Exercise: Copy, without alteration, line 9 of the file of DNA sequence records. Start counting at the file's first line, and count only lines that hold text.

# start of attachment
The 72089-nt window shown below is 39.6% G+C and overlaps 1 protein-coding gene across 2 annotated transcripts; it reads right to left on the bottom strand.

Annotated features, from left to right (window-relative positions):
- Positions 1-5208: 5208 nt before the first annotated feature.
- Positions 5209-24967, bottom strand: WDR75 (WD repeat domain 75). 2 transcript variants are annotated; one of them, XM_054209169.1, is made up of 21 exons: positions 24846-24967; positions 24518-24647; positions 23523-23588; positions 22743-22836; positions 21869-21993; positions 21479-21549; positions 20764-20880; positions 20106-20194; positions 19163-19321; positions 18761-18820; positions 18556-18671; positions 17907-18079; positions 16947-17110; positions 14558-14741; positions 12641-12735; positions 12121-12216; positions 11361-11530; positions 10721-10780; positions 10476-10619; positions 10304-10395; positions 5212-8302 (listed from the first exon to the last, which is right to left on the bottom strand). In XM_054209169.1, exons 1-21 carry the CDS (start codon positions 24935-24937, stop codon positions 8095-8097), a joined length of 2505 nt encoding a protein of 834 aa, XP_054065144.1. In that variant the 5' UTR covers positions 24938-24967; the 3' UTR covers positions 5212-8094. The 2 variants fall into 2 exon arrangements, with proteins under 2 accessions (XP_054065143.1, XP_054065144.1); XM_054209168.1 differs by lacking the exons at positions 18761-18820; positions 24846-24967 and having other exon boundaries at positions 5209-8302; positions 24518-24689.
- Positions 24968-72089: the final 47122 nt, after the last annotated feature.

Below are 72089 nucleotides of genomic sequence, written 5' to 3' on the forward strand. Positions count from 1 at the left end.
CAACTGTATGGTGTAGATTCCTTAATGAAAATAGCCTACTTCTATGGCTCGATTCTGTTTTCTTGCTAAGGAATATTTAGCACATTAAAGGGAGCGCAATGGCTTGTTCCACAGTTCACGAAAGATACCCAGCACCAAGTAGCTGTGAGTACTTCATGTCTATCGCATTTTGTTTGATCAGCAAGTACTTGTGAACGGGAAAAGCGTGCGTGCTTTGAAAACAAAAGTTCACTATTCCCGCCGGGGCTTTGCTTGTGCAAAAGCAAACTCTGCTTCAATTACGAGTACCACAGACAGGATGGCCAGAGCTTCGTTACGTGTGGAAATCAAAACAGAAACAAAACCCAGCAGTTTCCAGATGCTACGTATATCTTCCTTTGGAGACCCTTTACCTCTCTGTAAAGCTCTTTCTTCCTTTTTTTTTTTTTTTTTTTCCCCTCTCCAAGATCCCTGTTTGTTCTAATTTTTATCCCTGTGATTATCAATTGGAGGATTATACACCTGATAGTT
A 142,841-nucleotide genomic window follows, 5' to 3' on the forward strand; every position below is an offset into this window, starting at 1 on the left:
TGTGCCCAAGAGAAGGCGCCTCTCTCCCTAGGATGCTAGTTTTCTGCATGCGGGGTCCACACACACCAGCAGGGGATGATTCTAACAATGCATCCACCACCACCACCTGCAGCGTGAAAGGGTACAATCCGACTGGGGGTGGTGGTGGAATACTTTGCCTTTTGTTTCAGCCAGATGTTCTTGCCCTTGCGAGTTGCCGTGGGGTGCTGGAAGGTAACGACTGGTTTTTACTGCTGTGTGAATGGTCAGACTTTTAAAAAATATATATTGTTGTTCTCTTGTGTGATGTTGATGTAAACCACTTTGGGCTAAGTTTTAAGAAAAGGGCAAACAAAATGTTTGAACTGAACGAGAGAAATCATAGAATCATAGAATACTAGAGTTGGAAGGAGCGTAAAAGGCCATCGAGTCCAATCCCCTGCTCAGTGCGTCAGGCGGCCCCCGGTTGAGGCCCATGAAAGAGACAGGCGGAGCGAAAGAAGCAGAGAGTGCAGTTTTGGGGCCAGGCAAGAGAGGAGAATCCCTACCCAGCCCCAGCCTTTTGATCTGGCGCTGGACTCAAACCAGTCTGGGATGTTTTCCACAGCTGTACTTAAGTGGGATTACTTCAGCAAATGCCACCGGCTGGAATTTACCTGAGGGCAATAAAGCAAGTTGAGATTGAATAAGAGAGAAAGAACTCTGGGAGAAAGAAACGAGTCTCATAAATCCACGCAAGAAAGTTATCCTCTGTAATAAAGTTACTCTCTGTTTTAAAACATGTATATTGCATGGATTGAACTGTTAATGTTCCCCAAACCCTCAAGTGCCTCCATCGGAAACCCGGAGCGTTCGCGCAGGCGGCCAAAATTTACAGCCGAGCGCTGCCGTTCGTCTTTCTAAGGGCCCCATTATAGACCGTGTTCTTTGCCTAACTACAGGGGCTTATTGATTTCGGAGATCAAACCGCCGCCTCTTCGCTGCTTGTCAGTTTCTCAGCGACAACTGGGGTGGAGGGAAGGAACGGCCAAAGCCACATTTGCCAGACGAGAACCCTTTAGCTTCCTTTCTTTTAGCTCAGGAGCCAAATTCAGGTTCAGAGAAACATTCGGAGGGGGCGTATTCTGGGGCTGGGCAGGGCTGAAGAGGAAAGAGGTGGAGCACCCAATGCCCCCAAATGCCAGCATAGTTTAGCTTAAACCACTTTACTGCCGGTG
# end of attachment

TGTGCCCAAGAGAAGGCGCCTCTCTCCCTAGGATGCTAGTTTTCTGCATGCGGGGTCCACACACACCAGCAGGGGATGATTCTAACAATGCATCCACCACCACCACCTGCAGCGTGAAAGGGTACAATCCGACTGGGGGTGGTGGTGGAATACTTTGCCTTTTGTTTCAGCCAGATGTTCTTGCCCTTGCGAGTTGCCGTGGGGTGCTGGAAGGTAACGACTGGTTTTTACTGCTGTGTGAATGGTCAGACTTTTAAAAAATATATATTGTTGTTCTCTTGTGTGATGTTGATGTAAACCACTTTGGGCTAAGTTTTAAGAAAAGGGCAAACAAAATGTTTGAACTGAACGAGAGAAATCATAGAATCATAGAATACTAGAGTTGGAAGGAGCGTAAAAGGCCATCGAGTCCAATCCCCTGCTCAGTGCGTCAGGCGGCCCCCGGTTGAGGCCCATGAAAGAGACAGGCGGAGCGAAAGAAGCAGAGAGTGCAGTTTTGGGGCCAGGCAAGAGAGGAGAATCCCTACCCAGCCCCAGCCTTTTGATCTGGCGCTGGACTCAAACCAGTCTGGGATGTTTTCCACAGCTGTACTTAAGTGGGATTACTTCAGCAAATGCCACCGGCTGGAATTTACCTGAGGGCAATAAAGCAAGTTGAGATTGAATAAGAGAGAAAGAACTCTGGGAGAAAGAAACGAGTCTCATAAATCCACGCAAGAAAGTTATCCTCTGTAATAAAGTTACTCTCTGTTTTAAAACATGTATATTGCATGGATTGAACTGTTAATGTTCCCCAAACCCTCAAGTGCCTCCATCGGAAACCCGGAGCGTTCGCGCAGGCGGCCAAAATTTACAGCCGAGCGCTGCCGTTCGTCTTTCTAAGGGCCCCATTATAGACCGTGTTCTTTGCCTAACTACAGGGGCTTATTGATTTCGGAGATCAAACCGCCGCCTCTTCGCTGCTTGTCAGTTTCTCAGCGACAACTGGGGTGGAGGGAAGGAACGGCCAAAGCCACATTTGCCAGACGAGAACCCTTTAGCTTCCTTTCTTTTAGCTCAGGAGCCAAATTCAGGTTCAGAGAAACATTCGGAGGGGGCGTATTCTGGGGCTGGGCAGGGCTGAAGAGGAAAGAGGTGGAGCACCCAATGCCCCCAAATGCCAGCATAGTTTAGCTTAAACCACTTTACTGCCGGTG